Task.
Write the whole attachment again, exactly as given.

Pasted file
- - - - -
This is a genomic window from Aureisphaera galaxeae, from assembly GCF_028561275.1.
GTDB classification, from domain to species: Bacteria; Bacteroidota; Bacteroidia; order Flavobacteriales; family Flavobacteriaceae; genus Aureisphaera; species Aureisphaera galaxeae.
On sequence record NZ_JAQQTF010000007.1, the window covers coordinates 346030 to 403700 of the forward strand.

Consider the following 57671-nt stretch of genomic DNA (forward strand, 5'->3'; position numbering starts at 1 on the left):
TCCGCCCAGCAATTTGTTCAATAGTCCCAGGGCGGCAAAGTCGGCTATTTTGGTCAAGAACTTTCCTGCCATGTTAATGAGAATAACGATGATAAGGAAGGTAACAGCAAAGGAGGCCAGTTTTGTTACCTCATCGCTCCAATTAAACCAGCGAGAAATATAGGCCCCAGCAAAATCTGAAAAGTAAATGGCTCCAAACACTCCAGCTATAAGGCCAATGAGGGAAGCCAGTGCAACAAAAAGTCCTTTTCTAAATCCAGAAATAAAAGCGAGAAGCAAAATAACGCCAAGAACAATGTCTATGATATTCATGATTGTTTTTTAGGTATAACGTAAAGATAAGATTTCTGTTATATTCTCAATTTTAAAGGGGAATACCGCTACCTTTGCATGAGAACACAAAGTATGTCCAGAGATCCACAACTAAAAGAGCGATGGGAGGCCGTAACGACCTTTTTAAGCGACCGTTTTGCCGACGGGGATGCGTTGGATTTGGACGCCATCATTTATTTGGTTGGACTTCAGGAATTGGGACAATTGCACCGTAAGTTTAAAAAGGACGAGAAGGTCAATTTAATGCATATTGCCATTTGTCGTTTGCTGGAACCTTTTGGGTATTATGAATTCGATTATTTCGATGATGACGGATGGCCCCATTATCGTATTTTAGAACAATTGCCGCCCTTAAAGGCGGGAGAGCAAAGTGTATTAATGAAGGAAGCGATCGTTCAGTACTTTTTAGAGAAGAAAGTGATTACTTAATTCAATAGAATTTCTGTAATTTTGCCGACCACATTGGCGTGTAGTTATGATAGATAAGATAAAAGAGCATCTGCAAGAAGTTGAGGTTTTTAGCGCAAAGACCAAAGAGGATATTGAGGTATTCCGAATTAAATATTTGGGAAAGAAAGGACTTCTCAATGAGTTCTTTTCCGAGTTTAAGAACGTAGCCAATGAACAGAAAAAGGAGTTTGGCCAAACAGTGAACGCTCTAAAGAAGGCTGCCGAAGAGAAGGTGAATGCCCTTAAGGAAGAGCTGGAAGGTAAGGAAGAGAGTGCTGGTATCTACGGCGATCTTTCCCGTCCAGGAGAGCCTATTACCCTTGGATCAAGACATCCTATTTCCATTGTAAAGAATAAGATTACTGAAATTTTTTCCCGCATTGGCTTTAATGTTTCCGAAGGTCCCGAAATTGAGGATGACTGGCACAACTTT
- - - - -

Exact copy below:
This is a genomic window from Aureisphaera galaxeae, from assembly GCF_028561275.1.
GTDB classification, from domain to species: Bacteria; Bacteroidota; Bacteroidia; order Flavobacteriales; family Flavobacteriaceae; genus Aureisphaera; species Aureisphaera galaxeae.
On sequence record NZ_JAQQTF010000007.1, the window covers coordinates 346030 to 403700 of the forward strand.

Consider the following 57671-nt stretch of genomic DNA (forward strand, 5'->3'; position numbering starts at 1 on the left):
TCCGCCCAGCAATTTGTTCAATAGTCCCAGGGCGGCAAAGTCGGCTATTTTGGTCAAGAACTTTCCTGCCATGTTAATGAGAATAACGATGATAAGGAAGGTAACAGCAAAGGAGGCCAGTTTTGTTACCTCATCGCTCCAATTAAACCAGCGAGAAATATAGGCCCCAGCAAAATCTGAAAAGTAAATGGCTCCAAACACTCCAGCTATAAGGCCAATGAGGGAAGCCAGTGCAACAAAAAGTCCTTTTCTAAATCCAGAAATAAAAGCGAGAAGCAAAATAACGCCAAGAACAATGTCTATGATATTCATGATTGTTTTTTAGGTATAACGTAAAGATAAGATTTCTGTTATATTCTCAATTTTAAAGGGGAATACCGCTACCTTTGCATGAGAACACAAAGTATGTCCAGAGATCCACAACTAAAAGAGCGATGGGAGGCCGTAACGACCTTTTTAAGCGACCGTTTTGCCGACGGGGATGCGTTGGATTTGGACGCCATCATTTATTTGGTTGGACTTCAGGAATTGGGACAATTGCACCGTAAGTTTAAAAAGGACGAGAAGGTCAATTTAATGCATATTGCCATTTGTCGTTTGCTGGAACCTTTTGGGTATTATGAATTCGATTATTTCGATGATGACGGATGGCCCCATTATCGTATTTTAGAACAATTGCCGCCCTTAAAGGCGGGAGAGCAAAGTGTATTAATGAAGGAAGCGATCGTTCAGTACTTTTTAGAGAAGAAAGTGATTACTTAATTCAATAGAATTTCTGTAATTTTGCCGACCACATTGGCGTGTAGTTATGATAGATAAGATAAAAGAGCATCTGCAAGAAGTTGAGGTTTTTAGCGCAAAGACCAAAGAGGATATTGAGGTATTCCGAATTAAATATTTGGGAAAGAAAGGACTTCTCAATGAGTTCTTTTCCGAGTTTAAGAACGTAGCCAATGAACAGAAAAAGGAGTTTGGCCAAACAGTGAACGCTCTAAAGAAGGCTGCCGAAGAGAAGGTGAATGCCCTTAAGGAAGAGCTGGAAGGTAAGGAAGAGAGTGCTGGTATCTACGGCGATCTTTCCCGTCCAGGAGAGCCTATTACCCTTGGATCAAGACATCCTATTTCCATTGTAAAGAATAAGATTACTGAAATTTTTTCCCGCATTGGCTTTAATGTTTCCGAAGGTCCCGAAATTGAGGATGACTGGCACAACTTT